Tuesday, 29 September 2015

Adapting Marlowe: Thoughts on Edward II

In the ever-humbling words of Andrew Visnevski, my dissertation tutor at RADA, "you, and Brecht". Indeed, I have, attempted (nay, succeeded?) to adapt Christopher Marlowe's Edward II, which some have described as "the most perfect achievement in dramatic structure". You know, no big deal.

The original is a firecracker of a story, but it is long, and a touch wandering, as Elizabethan plays can be, with altogether too many characters (What, was this some sort of government job-creation scheme??). I set out with the goal of tightening the story lines, and cutting down to 10 actors. Seems easy enough...however, being me, I embarked upon a year of reading and research. I read historical accounts of Edward's real life. I read essays about the play and its impact. I read and watched political dramas. I even read a gargantuan historical reference book accounting for the entirety of the Plantagenet dynasty. Because, you know, research.

What emerged from this research were two things. First, our current political and personal climate is one where the personal and the political are blurred. Young hopeful politicians are edited out of the race due to personal tweets from years ago. The Mayor of Toronto is videotaped and goes viral smoking crack. "Successful" politicians' families are polished and primped, photographed and prepared for the public, to the point where they are cookie-cutter versions of actual human people. But the risk of the messy truth coming out is too great. How alike this is to Edward, who wants to live his life as he chooses, which he should rightfully do, however those around him wish to dictate how he appear, and who he consorts with.

Second, the idea of the actual life of Edward II, son of the myth-making, Scot-fighting Edward Longshanks (whom most know as the vicious English King in Braveheart). Longshanks created myth like none before (and arguably few after for several hundred years). His was a world just like ours, where image and reality were two different things. Into this world is born Edward II, who wasn't meant to be King, and who (at least in the play) doesn't make a great one. His own son, who will become Edward III, becomes the face of what happens when a child is forced to inherit a legacy of image.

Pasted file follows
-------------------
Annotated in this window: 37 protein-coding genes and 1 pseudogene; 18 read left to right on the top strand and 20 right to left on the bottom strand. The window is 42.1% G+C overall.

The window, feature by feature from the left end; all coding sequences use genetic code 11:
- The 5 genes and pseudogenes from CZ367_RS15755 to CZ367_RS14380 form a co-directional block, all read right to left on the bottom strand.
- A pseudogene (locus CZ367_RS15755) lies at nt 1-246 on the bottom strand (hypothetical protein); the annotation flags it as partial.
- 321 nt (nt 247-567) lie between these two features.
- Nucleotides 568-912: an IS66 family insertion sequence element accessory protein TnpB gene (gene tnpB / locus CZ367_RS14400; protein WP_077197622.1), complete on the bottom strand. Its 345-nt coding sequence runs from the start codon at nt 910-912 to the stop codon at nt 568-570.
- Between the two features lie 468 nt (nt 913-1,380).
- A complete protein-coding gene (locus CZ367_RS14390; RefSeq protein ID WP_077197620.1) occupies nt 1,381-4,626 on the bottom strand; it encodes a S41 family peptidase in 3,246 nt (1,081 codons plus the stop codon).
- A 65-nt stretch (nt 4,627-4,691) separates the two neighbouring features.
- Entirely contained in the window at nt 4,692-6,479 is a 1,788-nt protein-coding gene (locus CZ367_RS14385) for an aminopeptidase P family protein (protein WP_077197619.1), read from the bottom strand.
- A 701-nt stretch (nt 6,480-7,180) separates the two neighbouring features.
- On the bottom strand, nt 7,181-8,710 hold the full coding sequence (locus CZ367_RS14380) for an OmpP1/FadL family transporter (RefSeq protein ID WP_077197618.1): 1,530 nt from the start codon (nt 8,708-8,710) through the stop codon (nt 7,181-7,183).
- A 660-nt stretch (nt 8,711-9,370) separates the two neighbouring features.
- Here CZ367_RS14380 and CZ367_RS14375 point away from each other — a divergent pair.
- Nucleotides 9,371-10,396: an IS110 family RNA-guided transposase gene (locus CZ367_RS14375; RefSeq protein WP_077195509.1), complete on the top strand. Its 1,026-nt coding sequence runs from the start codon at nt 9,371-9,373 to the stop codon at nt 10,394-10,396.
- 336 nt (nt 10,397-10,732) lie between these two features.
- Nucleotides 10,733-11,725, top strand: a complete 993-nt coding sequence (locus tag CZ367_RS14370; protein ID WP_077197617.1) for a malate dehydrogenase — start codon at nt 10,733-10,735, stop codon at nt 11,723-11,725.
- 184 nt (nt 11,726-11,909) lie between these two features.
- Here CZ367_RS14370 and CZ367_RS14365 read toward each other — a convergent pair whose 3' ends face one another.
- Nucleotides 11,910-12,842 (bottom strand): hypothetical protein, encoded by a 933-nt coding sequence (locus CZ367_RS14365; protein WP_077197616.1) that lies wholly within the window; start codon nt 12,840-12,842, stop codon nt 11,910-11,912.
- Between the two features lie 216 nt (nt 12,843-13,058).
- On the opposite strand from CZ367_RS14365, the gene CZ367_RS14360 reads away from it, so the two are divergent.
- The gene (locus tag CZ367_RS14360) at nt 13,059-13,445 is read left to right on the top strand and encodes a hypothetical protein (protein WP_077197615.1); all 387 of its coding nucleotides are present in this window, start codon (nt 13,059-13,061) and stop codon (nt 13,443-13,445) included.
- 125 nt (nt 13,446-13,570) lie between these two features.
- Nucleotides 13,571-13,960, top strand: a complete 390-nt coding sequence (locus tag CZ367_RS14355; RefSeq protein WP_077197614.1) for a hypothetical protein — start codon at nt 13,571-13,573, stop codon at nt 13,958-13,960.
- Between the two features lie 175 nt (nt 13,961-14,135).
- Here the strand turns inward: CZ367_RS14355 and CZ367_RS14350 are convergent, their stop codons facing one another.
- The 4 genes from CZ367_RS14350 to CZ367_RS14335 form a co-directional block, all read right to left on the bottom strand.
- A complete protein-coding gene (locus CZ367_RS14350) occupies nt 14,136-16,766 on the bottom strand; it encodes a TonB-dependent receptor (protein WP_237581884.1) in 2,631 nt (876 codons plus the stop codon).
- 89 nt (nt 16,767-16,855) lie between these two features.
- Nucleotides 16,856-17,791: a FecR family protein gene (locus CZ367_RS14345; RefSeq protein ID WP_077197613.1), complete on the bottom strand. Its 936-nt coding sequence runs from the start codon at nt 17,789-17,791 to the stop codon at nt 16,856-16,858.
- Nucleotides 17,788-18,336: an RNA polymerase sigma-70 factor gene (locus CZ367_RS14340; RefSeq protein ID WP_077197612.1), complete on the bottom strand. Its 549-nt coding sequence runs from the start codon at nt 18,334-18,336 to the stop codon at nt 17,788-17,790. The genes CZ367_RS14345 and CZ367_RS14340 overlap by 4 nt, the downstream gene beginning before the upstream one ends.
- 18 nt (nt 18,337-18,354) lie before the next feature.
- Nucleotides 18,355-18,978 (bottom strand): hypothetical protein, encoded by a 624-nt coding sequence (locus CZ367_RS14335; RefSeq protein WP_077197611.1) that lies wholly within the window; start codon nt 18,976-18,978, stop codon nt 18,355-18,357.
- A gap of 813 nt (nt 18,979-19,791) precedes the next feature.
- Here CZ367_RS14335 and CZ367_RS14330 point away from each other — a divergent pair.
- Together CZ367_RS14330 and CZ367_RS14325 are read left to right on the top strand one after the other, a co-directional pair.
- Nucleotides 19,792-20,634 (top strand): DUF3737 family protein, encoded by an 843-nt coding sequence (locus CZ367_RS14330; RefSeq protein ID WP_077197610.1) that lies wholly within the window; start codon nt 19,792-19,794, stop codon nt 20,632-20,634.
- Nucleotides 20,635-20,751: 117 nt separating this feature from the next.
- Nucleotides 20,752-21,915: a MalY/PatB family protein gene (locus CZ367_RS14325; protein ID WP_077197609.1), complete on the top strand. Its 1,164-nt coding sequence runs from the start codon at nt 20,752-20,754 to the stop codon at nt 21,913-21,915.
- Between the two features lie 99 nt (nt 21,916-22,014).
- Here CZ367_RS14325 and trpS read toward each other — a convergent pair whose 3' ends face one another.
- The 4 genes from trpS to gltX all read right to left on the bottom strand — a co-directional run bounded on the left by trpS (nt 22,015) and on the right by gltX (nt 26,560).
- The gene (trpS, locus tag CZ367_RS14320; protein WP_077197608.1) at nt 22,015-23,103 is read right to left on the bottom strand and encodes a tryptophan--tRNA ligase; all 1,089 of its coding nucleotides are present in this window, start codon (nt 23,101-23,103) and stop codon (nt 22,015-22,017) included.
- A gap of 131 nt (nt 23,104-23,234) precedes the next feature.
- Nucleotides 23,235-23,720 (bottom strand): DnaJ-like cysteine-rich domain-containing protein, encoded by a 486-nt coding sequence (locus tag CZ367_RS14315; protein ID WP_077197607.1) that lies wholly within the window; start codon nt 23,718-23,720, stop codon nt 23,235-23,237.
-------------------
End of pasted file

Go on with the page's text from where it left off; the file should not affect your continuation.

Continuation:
So, the themes of the personal becoming public, and of the prince observing a world where he is unsure of his place, took the forefront.

What opens on Thursday is a first go; the company have taken my first draft, continued to tinker with the text and images, and presented a first production. It is our hope that the firecracker that we began with from Marlowe now has an even shorter fuse, and one that compels us to see our own hopes and expectations, not only for rulers, but for those around us in any position of power, reflected.

I'm certainly not finished with this text, and would be immensely grateful for your thoughts should you see the production.

Edward II runs Oct 1-4 at the Asper Centre for Theatre & Film at the University of Winnipeg. Tickets and times at www.theatrebytheriver.com 

Monday, 21 September 2015

popART: Intersection at Nuit Blanche

As many of you know, I've been doing some more experimental work, which this summer has taken the form of my popART series of immersive installations. Earlier this year saw part one take place in a darkened alley during Winnipeg Fringe and featuring the work of Pixel Pusher and John Norman. For the second installation in the series, I have partnered with Ali Khan and jaymez to create a space we call Intersection.

Intersection: Images on unfamiliar surfaces. Sounds in unfamiliar spaces created on unfamiliar instruments. A familiar yet unfamiliar space. Join us for the second in Kendra Jones’ popART series of curated installations merging music, video, and performance with music created live by Ali Khan, and multi-surface video projection by jaymez.

The installation will be at the intersection of Graham and Edmonton, in the outdoor plaza in front of the Royal Winnipeg Ballet building at 380 Graham Avenue. Combining the live electronic music creation of Ali Khan with the live video mapped projections from jaymez we will envelope the angular and hard-edged architecture of the space with light and sound that is continually being created and changing. You can come for a short while, for a longer period, or come and go, and the intersection of the space, the music, and the projections will enhance and elevate each of the individual components.

Come check us out from 9pm on Nuit Blanche. And tell your friends!

With all of these installation projects, one of my main goals is to re-define expectations for our interaction with art and theatre, and to challenge us to notice the inherent theatricality of events and spaces we pass by daily.

Also, this will be one of my last projects in the 'Peg for awhile. . . so it would be fantastic to have your support.

popART: Intersection is an official "Illuminate the Night" selection for Nuit Blanche Winnipeg and Culture Days Manitoba.